What I love about being an Admiral Nurse

May 12, 2022

Five of our Admiral Nurses share what they love most about their jobs.

No two days are the same

Just like with dementia, no two days are the same in the life of an Admiral Nurse. I love facing new challenges every day to ensure that no family is alone on their journey through dementia.

I love the relationships we build with families, which grow from strength to strength. It’s like you become a huge part of that family unit. Families trust in you and are so grateful for all you do – it’s truly heart-warming.

I love that Dementia UK provides Admiral Nurses with monthly peer supervision, giving us time to meet up with other Admiral Nurses who work in different settings. I really enjoy learning from others and being able to validate my own experiences.

Dementia UK also provides the wonderful Admiral Nurse forum each year, and gives us lots of opportunities for keeping our knowledge and skills up to date.

– Liz Tomlinson, Community Admiral Nurse

Carers and families invite me into their world

I became an Admiral Nurse in October 2020, and it is the most fulfilling role I have been in since I qualified as a nurse. Every day is different and brings new challenges, whether that’s talking to different carers or families, presenting at meetings, providing training, or being interviewed on the radio.

Dementia UK is an incredibly supportive charity and has encouraged me to develop my skills and knowledge. I’m currently doing a Master’s degree, for example, and my managers frequently offer support through study days.

We are also offered monthly group supervisions to reflect on issues we have encountered – this gives me new perspectives on complex situations from other Admiral Nurses.

However, what I love most about being an Admiral Nurse is being in a privileged position where carers and families invite me into their world. They share their stories with me and trust me to offer advice to improve their day-to-day lives.

Since becoming an Admiral Nurse, there has been a noticeable change in attitudes towards dementia which I’m proud to be part of. I’ve been able to offer support to local businesses and health and social care professionals. A number of GP practices have made changes to the signage in their receptions to make them more accessible. Receptionists say they now feel more confident in talking to carers and people living with dementia, and we have set up local carers’ groups to provide more support, too.

– Rachael Khan-Lowe, Clinics Admiral Nurse

The work is varied and far-reaching

What I love about being an Admiral Nurse is that the work is varied and far-reaching. I rarely know exactly what I will be doing from one day to the next. While this can be challenging, it is what makes the job interesting and diverse. I have had opportunities to gain experiences and learn skills I don’t believe I would have had in any other role.

I also have the pleasure of working with some very passionate colleagues, many of whom have become lifelong friends.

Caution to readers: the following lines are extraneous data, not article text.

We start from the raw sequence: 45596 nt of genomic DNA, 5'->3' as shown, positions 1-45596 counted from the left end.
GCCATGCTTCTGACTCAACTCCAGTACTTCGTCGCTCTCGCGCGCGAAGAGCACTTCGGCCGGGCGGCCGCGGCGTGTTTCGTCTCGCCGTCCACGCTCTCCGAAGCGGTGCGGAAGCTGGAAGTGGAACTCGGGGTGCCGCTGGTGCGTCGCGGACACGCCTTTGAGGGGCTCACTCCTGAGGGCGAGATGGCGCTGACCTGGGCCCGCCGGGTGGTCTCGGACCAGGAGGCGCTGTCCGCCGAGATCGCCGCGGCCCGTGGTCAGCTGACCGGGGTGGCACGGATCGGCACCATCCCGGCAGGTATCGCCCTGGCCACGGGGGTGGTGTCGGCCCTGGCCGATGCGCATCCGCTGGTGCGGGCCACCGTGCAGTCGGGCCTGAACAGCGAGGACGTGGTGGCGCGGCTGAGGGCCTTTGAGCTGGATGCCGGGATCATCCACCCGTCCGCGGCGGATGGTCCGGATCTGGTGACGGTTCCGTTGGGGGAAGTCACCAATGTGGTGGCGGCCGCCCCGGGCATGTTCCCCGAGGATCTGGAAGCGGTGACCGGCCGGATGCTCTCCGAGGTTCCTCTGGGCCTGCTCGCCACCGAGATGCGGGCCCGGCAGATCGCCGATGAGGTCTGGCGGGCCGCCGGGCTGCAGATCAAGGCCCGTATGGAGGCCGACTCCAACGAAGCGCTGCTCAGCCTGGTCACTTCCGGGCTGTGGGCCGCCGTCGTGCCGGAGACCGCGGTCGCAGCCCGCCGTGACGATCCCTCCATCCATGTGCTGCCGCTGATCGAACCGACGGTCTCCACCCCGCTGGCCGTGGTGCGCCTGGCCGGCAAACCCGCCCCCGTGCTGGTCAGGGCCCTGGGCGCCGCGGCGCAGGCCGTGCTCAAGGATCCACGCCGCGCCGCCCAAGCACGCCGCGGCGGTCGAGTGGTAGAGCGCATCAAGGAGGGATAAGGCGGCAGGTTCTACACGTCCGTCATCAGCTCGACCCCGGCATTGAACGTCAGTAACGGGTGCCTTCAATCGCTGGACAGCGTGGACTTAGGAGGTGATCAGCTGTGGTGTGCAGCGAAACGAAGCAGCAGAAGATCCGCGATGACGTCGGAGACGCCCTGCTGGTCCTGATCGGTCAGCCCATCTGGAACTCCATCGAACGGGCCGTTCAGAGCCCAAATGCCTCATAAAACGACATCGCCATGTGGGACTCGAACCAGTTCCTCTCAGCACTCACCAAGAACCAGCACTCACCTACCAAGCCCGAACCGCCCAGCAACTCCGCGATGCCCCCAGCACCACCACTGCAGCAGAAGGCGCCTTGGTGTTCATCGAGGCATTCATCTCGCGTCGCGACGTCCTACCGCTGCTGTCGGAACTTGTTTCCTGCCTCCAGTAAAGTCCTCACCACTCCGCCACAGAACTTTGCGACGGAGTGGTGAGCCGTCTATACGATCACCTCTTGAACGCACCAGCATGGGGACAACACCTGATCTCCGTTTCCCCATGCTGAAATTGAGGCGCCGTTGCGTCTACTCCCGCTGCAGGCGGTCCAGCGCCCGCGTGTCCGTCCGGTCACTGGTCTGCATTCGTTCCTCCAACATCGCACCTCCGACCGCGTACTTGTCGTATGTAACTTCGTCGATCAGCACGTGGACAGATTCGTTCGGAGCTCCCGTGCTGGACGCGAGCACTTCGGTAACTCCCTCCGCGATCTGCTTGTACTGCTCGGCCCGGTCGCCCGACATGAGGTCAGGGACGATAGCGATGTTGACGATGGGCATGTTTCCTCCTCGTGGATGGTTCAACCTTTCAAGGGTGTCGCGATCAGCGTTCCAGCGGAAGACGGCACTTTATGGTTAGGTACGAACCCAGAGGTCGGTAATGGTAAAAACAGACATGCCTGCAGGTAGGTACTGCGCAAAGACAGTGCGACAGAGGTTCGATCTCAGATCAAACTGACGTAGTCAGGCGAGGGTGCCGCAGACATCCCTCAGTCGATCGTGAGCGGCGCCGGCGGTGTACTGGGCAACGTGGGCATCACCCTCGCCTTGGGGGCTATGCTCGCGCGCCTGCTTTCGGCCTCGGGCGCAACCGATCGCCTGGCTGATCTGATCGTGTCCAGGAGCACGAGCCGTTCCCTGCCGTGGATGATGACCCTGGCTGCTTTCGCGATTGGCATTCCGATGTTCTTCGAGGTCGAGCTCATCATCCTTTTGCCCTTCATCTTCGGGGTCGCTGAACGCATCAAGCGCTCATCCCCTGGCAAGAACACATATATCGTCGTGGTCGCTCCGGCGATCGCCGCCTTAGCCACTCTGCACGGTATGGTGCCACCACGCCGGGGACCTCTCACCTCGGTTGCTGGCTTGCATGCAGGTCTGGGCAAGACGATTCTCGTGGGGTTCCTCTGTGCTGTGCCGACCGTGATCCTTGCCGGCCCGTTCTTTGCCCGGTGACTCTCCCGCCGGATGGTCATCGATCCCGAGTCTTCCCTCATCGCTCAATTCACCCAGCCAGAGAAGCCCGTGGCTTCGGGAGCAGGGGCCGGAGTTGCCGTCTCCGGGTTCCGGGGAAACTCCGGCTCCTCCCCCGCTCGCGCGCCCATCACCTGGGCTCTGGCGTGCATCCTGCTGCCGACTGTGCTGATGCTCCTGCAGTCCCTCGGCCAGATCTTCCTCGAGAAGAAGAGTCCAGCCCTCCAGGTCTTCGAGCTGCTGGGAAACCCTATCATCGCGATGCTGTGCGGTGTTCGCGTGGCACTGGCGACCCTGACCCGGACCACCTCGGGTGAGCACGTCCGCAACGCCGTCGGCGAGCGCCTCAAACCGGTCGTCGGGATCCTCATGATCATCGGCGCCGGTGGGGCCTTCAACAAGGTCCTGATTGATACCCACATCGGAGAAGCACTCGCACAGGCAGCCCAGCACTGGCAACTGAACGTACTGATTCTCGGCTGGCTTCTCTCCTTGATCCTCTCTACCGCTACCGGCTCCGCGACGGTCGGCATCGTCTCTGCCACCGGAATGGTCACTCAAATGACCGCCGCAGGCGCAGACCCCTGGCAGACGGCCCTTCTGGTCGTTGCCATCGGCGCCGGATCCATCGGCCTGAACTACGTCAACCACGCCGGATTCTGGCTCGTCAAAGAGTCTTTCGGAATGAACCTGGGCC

Supporting families when they’re at their most vulnerable is a very humbling experience. The stories they share are heart-wrenching and inspiring in equal measures, and I feel privileged to be a small part of their lives.

– Stephanie Ragdale, Acute Admiral Nurse

Being able to provide time for people

What I love about being an Admiral Nurse is being able to provide time for people. Time to really listen and offer a compassionate response. Time to share my knowledge of dementia, to help people understand the diagnosis and improve their skills in caring. Time to understand individual circumstances and offer tailored advice and support.

It is a privilege to support people in their journey from pre-diagnosis to end of life. You really get to see the difference your input has made to outcomes: it is so rewarding.

The journey through dementia is rarely an easy one, but knowing you have had the opportunity to make a positive difference in someone’s personal journey is a true privilege.

I have a real passion for improving outcomes for people living with dementia and their carers: in my opinion, there is no better role than the Admiral Nurse role to allow me to focus on my passion.

– Sheridan Coker, Clinics Admiral Nurse

I can be someone’s shoulder to cry on – the person they offload to

I have been a nurse for 35 years and being an Admiral Nurse is the best job I have ever had. No two days are ever the same, which makes it such a pleasure to come in every day.

In my role I get to offer support, education and guidance, not only to patients but also other health and care professionals and most importantly, loved ones and carers.

I can be someone’s shoulder to cry on – the person they offload to. I keep it simple, listen to what’s needed and am guided by this.

Telling someone it is ok to feel how they feel has proven to be one of the greatest pieces of advice I deliver. It is simply an honour and privilege to represent my trust and Dementia UK as an Admiral Nurse.

– Mark Oakley, Acute Admiral Nurse

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